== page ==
The Revolutionary Diplomatic Correspondence of the United States, Band 2

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U.S. Government Printing Office, 1889
 

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Seite 838 - Whilst we follow them among the tumbling mountains of ice, and behold them penetrating into the deepest frozen recesses of Hudson's Bay and Davis's Straits, whilst we are looking for them beneath the arctic circle, we hear that they have pierced into the opposite region of polar cold ; that they are at the antipodes, and engaged under the frozen serpent of the south. Falkland Island, which seemed too remote and romantic an object for the grasp of national ambition, is but a stage and restingplace...
Seite 52 - Colony, for contributing their Proportion to the common Defence, (such Proportion to be raised under the Authority of the General Court or General Assembly of such Province or Colony, and disposable by Parliament) and shall engage to make Provision also for the Support of the civil Government, and the Administration of Justice...
Seite 743 - But it shall be allowed to the subjects of France, to catch fish, and to dry them on land, in that part only, and in no other besides that, of the said island of Newfoundland, which stretches from the place called Cape Bonavista, to the northern point of the said island, and from thence running down by the western side, reaches as far as the place called Point Riche.
Seite 61 - Committee of Secret Correspondence Resolved, That a committee of five be appointed for the sole purpose of corresponding with our friends in Great Britain, Ireland, and other parts of the world ; and that they lay their correspondence before Congress when directed.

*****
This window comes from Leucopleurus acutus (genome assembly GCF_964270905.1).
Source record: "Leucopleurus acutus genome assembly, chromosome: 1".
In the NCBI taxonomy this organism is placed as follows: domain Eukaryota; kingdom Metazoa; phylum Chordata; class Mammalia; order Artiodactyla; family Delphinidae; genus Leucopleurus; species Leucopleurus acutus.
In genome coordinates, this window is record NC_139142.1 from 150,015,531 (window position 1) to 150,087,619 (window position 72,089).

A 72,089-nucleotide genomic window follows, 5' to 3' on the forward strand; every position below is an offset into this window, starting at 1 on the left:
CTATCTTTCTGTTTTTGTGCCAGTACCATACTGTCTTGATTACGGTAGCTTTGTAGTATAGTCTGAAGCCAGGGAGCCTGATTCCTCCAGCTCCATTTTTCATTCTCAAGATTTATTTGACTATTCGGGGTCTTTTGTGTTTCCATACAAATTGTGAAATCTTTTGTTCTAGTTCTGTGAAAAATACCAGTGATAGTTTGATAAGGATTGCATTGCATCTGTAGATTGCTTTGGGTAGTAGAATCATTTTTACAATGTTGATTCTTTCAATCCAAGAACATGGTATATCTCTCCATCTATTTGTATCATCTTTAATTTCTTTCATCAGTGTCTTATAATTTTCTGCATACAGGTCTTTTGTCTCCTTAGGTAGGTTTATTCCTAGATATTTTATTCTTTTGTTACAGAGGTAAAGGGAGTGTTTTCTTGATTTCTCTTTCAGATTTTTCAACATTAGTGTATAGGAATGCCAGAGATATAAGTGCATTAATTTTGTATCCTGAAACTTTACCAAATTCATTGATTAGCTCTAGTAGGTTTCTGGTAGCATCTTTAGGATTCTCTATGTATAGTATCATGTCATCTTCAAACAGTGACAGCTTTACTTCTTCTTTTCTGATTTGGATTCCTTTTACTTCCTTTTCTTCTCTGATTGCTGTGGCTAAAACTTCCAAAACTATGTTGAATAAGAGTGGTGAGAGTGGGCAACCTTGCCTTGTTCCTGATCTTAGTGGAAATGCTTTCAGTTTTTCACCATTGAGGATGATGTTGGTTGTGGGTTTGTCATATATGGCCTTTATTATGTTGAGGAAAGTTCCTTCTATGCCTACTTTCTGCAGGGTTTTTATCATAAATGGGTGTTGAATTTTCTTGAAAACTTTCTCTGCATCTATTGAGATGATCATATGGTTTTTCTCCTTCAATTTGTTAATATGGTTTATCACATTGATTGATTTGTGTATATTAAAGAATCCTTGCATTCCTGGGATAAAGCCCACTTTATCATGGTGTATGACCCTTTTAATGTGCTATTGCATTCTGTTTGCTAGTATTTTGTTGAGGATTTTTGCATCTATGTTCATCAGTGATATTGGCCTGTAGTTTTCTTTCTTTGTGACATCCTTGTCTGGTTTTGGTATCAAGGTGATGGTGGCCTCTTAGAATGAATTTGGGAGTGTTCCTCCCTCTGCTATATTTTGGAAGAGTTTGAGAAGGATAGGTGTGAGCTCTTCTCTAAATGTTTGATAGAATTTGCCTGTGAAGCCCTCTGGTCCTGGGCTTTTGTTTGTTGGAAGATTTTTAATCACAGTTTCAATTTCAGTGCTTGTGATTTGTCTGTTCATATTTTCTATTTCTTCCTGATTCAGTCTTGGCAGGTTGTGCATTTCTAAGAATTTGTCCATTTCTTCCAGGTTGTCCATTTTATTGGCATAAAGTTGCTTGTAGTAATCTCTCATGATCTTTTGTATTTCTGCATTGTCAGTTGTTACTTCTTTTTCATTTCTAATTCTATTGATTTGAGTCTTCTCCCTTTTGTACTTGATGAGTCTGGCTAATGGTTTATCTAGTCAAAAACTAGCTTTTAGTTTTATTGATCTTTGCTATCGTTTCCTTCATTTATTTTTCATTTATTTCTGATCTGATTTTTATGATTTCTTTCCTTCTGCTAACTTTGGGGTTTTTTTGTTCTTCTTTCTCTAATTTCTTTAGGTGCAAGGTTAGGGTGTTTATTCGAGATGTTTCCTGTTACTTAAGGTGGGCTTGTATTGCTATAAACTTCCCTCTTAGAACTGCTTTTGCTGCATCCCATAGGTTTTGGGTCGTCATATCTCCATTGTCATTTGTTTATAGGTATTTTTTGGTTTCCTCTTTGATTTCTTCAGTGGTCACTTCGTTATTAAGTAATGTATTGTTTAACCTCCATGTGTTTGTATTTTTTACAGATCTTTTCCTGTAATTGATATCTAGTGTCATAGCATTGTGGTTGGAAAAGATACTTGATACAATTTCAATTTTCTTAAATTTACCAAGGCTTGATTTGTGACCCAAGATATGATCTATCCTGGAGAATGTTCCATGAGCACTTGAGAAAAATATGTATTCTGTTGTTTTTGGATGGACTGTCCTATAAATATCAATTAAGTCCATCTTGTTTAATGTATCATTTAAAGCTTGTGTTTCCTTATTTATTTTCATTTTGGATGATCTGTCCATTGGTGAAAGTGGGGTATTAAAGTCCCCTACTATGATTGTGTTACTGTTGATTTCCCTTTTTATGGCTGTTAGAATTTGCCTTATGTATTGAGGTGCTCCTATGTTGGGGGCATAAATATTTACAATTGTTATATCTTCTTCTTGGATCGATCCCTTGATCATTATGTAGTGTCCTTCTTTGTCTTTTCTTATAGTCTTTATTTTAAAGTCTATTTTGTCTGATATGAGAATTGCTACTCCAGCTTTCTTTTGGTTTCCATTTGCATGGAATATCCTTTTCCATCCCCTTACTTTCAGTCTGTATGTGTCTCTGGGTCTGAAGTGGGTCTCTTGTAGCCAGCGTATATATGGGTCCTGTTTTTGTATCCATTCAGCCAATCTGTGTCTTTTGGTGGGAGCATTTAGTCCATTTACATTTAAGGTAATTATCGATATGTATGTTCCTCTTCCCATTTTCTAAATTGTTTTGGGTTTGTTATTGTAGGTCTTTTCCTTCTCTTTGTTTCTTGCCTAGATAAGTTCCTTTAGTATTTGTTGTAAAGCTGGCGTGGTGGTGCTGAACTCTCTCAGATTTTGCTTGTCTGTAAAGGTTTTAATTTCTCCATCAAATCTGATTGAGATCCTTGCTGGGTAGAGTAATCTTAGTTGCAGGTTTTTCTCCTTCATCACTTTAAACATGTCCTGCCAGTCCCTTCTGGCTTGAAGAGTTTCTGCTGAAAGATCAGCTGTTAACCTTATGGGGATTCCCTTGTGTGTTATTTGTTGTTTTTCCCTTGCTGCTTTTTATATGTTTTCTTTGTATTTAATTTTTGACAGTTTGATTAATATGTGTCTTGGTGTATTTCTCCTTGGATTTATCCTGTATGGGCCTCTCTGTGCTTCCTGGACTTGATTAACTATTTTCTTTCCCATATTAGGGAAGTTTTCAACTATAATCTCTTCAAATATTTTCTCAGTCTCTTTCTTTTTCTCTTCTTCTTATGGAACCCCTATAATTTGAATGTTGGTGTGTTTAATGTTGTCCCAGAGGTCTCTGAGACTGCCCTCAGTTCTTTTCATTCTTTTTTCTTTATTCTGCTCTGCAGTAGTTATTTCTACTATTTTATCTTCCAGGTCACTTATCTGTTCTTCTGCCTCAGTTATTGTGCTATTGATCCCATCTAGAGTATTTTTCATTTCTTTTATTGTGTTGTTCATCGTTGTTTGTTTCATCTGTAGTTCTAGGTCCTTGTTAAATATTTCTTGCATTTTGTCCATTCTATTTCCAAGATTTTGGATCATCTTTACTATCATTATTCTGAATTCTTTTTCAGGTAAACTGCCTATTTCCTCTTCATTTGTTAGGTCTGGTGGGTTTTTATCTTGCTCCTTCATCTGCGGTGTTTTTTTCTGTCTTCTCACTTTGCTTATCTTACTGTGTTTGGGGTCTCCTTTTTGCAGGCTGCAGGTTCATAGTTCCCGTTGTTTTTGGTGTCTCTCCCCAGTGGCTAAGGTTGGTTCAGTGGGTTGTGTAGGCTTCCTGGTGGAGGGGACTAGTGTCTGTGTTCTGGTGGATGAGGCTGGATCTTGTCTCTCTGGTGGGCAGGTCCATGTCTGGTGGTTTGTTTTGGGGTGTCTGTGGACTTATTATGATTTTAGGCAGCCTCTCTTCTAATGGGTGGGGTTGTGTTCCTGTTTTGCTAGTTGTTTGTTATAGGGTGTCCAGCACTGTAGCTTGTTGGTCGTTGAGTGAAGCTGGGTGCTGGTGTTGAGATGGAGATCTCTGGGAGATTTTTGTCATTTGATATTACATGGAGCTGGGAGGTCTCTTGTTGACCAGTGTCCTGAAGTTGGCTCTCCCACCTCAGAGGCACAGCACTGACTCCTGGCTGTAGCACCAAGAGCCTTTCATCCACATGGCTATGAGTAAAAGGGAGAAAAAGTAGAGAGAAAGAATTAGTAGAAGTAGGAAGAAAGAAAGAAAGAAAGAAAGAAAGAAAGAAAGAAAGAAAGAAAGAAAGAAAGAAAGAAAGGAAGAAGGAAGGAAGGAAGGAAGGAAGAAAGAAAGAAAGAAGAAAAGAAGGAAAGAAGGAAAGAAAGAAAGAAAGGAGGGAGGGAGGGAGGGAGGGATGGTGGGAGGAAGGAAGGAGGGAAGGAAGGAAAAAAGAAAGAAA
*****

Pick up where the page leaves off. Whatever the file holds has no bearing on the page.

Seite 95 - That it be recommended to the respective assemblies and conventions of the United Colonies, where no government sufficient to the exigencies of their affairs has been hitherto established, to adopt such government as shall in the opinion of the representatives of the people, best conduce to the happiness and safety of their constituents in particular, and America in general.
Seite 313 - Hence it is a common observation here, that our cause is the cause of all mankind, and that we are fighting for their liberty in defending our own.
Seite 103 - Directing pardons to be offered the colonies, who are the very parties injured, expresses indeed that opinion of our ignorance, baseness, and insensibility, which your uninformed and proud nation has long been pleased to entertain of us ; but it can have no other effect than that of increasing our resentment.
Seite 79 - France, on certain points, which, with his permission, you would mention, such as whether if the Colonies should be forced to form themselves into an independent state, France would probably acknowled[g]e them as such, receive their ambassadors, enter into any treaty or alliance with them, for commerce or defence, or both?
Seite 803 - ... containing the several particulars of the cargo, and the place whence the ship sailed, so that it may be known whether any forbidden or contraband goods be on board the same...
Seite 59 - Great frugality and great industry are now become fashionable here. Gentlemen, who used to entertain with two or three courses, pride themselves now in treating with simple beef and pudding. By these means, and the stoppage of our consumptive trade with Britain, we shall be better able to pay our voluntary taxes for the support of our troops. Our savings in the article of trade amount to near five millions sterling per annum.

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